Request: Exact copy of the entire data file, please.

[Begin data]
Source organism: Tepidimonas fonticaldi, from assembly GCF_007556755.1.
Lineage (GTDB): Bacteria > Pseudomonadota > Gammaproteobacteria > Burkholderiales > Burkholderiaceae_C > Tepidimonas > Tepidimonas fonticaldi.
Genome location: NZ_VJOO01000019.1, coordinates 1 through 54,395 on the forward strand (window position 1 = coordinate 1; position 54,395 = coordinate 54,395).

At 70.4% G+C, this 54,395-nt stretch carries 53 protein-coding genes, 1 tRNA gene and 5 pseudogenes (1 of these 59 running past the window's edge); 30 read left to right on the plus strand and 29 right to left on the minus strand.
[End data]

Source organism: Tepidimonas fonticaldi, from assembly GCF_007556755.1.
Lineage (GTDB): Bacteria > Pseudomonadota > Gammaproteobacteria > Burkholderiales > Burkholderiaceae_C > Tepidimonas > Tepidimonas fonticaldi.
Genome location: NZ_VJOO01000019.1, coordinates 1 through 54,395 on the forward strand (window position 1 = coordinate 1; position 54,395 = coordinate 54,395).

At 70.4% G+C, this 54,395-nt stretch carries 53 protein-coding genes, 1 tRNA gene and 5 pseudogenes (1 of these 59 running past the window's edge); 30 read left to right on the plus strand and 29 right to left on the minus strand.